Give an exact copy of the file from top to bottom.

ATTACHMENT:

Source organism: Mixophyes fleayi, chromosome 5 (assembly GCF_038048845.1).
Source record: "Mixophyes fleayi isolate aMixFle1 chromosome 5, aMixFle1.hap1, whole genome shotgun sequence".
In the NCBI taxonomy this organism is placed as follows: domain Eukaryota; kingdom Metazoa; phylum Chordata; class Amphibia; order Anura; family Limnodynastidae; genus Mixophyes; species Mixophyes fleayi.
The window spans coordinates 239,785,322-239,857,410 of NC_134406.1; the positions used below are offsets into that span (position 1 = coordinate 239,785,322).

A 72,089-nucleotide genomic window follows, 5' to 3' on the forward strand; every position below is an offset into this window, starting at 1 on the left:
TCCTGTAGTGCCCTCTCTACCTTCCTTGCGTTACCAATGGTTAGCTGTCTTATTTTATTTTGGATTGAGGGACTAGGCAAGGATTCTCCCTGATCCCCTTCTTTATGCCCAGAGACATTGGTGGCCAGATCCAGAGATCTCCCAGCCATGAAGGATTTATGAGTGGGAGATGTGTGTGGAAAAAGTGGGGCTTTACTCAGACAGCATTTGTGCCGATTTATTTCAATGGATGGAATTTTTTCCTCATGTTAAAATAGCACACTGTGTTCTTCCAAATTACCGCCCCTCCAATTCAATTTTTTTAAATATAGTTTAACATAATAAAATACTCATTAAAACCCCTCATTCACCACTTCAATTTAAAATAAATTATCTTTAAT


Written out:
Source organism: Mixophyes fleayi, chromosome 5 (assembly GCF_038048845.1).
Source record: "Mixophyes fleayi isolate aMixFle1 chromosome 5, aMixFle1.hap1, whole genome shotgun sequence".
In the NCBI taxonomy this organism is placed as follows: domain Eukaryota; kingdom Metazoa; phylum Chordata; class Amphibia; order Anura; family Limnodynastidae; genus Mixophyes; species Mixophyes fleayi.
The window spans coordinates 239,785,322-239,857,410 of NC_134406.1; the positions used below are offsets into that span (position 1 = coordinate 239,785,322).

A 72,089-nucleotide genomic window follows, 5' to 3' on the forward strand; every position below is an offset into this window, starting at 1 on the left:
TCCTGTAGTGCCCTCTCTACCTTCCTTGCGTTACCAATGGTTAGCTGTCTTATTTTATTTTGGATTGAGGGACTAGGCAAGGATTCTCCCTGATCCCCTTCTTTATGCCCAGAGACATTGGTGGCCAGATCCAGAGATCTCCCAGCCATGAAGGATTTATGAGTGGGAGATGTGTGTGGAAAAAGTGGGGCTTTACTCAGACAGCATTTGTGCCGATTTATTTCAATGGATGGAATTTTTTCCTCATGTTAAAATAGCACACTGTGTTCTTCCAAATTACCGCCCCTCCAATTCAATTTTTTTAAATATAGTTTAACATAATAAAATACTCATTAAAACCCCTCATTCACCACTTCAATTTAAAATAAATTATCTTTAAT